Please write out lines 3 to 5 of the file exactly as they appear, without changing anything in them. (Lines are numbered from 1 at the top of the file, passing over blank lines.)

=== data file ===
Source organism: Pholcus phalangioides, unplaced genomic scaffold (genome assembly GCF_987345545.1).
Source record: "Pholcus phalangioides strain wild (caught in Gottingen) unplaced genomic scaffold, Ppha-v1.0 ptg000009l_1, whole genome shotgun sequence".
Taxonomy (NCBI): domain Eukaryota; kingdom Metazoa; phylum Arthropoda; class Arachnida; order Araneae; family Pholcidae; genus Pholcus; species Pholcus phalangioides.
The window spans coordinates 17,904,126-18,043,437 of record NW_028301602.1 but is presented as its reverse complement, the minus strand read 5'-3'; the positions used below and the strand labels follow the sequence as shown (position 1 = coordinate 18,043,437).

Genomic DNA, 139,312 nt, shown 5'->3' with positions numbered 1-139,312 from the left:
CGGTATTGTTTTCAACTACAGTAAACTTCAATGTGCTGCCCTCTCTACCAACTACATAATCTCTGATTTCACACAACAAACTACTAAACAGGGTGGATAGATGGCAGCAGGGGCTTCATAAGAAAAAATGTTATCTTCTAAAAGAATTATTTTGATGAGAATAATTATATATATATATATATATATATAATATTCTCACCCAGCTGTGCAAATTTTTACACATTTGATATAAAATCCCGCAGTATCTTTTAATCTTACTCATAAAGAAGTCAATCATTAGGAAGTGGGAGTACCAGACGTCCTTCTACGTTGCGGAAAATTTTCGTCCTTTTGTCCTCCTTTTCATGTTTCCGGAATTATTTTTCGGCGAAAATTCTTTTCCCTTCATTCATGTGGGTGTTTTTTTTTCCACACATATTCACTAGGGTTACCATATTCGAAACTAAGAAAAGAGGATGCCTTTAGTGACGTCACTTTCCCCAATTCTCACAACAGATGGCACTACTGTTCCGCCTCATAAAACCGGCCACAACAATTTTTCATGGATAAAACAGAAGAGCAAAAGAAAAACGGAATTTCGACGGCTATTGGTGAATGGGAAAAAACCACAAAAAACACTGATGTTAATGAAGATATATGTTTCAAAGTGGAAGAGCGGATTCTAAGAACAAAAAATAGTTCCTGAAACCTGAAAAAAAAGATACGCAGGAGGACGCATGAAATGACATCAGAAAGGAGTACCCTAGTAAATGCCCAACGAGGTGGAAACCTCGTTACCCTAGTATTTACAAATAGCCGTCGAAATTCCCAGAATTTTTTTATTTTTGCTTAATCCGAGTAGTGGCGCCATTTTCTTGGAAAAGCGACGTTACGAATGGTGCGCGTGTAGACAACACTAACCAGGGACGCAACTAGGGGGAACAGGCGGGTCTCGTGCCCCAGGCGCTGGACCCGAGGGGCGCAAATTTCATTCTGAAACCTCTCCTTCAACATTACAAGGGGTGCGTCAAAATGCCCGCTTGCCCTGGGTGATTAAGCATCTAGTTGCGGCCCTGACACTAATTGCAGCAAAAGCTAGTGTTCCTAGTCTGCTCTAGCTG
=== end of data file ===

Taxonomy (NCBI): domain Eukaryota; kingdom Metazoa; phylum Arthropoda; class Arachnida; order Araneae; family Pholcidae; genus Pholcus; species Pholcus phalangioides.
The window spans coordinates 17,904,126-18,043,437 of record NW_028301602.1 but is presented as its reverse complement, the minus strand read 5'-3'; the positions used below and the strand labels follow the sequence as shown (position 1 = coordinate 18,043,437).

Genomic DNA, 139,312 nt, shown 5'->3' with positions numbered 1-139,312 from the left: